Melanie Veness: PCB CEO
2016 started very unpleasantly, thanks to some exceptionally offensive social media posts. What is painfully obvious to me, is that we haven’t done nearly enough to ensure integration. There has been very little intervention in terms of breaking down the structural and psychological barriers so strategically entrenched during apartheid. Why aren’t we being taught to embrace the perspectives of different cultures? If we can’t appreciate our differences, how can hope for consideration and respect?
I did a wonderful psychology course last year. I found the sections on perception and cultural values particularly worthwhile. The former dealt with stereotyping and common biases, and the latter discussed cultural value differences in the context of a number of frameworks.
Values are not necessarily right or wrong, simply different, but they are important, because they are basic convictions and they colour perspective.
Take for instance cultural differences in respect of time orientation as an example. Cultures differ. Some focus more on the past, some focus on the present and others are future oriented. Traditionally, Africans are guided by historical practices and traditions (ancestral), whilst western societies tend to be future focused, seldom living in the now (because they believe that they can control the future by intervention) and Eastern cultures, being relatively fatalistic (in the sense that they believe what will be will be, regardless of what they do), tend to focus on the present. Isn’t it interesting to note, that before we even begin engaging, we are potentially focused in different directions?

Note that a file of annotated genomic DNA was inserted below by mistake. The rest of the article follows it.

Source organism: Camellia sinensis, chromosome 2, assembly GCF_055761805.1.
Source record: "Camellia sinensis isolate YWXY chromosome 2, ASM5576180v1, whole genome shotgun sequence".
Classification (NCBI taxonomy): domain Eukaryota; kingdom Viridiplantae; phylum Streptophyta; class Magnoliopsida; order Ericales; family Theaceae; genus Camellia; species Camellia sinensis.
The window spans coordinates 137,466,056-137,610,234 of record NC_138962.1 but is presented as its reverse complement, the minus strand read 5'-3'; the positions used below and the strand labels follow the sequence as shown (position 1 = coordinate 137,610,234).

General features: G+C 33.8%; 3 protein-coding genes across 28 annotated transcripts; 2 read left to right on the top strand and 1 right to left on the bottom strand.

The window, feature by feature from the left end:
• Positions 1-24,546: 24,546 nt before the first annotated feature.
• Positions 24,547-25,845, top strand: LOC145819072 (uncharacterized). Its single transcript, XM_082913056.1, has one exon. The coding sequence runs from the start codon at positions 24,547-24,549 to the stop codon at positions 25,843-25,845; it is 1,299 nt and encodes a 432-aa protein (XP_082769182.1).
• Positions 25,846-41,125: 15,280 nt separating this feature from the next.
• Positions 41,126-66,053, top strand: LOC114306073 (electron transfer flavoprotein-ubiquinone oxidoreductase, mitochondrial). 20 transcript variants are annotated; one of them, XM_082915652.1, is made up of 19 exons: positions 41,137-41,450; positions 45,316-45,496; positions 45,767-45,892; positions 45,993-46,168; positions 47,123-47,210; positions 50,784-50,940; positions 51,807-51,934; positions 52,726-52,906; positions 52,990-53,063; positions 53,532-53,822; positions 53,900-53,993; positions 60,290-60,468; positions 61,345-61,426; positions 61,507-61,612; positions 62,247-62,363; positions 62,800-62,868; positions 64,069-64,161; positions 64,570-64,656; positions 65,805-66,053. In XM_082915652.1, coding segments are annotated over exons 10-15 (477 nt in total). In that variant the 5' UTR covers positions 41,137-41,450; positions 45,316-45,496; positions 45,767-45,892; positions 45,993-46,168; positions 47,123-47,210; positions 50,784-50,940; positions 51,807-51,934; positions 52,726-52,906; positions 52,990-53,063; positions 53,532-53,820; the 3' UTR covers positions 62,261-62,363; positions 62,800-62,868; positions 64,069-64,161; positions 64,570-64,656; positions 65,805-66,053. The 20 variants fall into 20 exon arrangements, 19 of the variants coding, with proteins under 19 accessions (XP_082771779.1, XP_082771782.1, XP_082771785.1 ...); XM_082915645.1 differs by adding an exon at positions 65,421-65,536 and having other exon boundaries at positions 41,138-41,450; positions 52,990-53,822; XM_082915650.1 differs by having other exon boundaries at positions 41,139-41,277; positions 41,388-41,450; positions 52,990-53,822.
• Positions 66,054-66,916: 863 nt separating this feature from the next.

The GLOBE study, which was conducted in 61 countries with 18000 respondents, looked at eight dimensions of cultural differences, namely uncertainty avoidance, power distance, future orientation, gender egalitarianism, individualism/collectivism, assertiveness, human orientation and performance orientation.
Researchers on the South African leg of the study, Booysen et al, compared 261 white and black managers in 3 retail banks across the eight dimensions, and found significant differences on seven of these dimensions. I found this quite astonishing!
It made me realise that we have a collective responsibility to learn more about each other, and, where possible, to actively teach others tolerance.
Let’s use our circles of influence, teach our children and train our staff to respect differences and to embrace other perspectives. Let’s actively build a better society for all.
We really cannot keep doing doing the same thing and expecting a different result. It’s foolishness.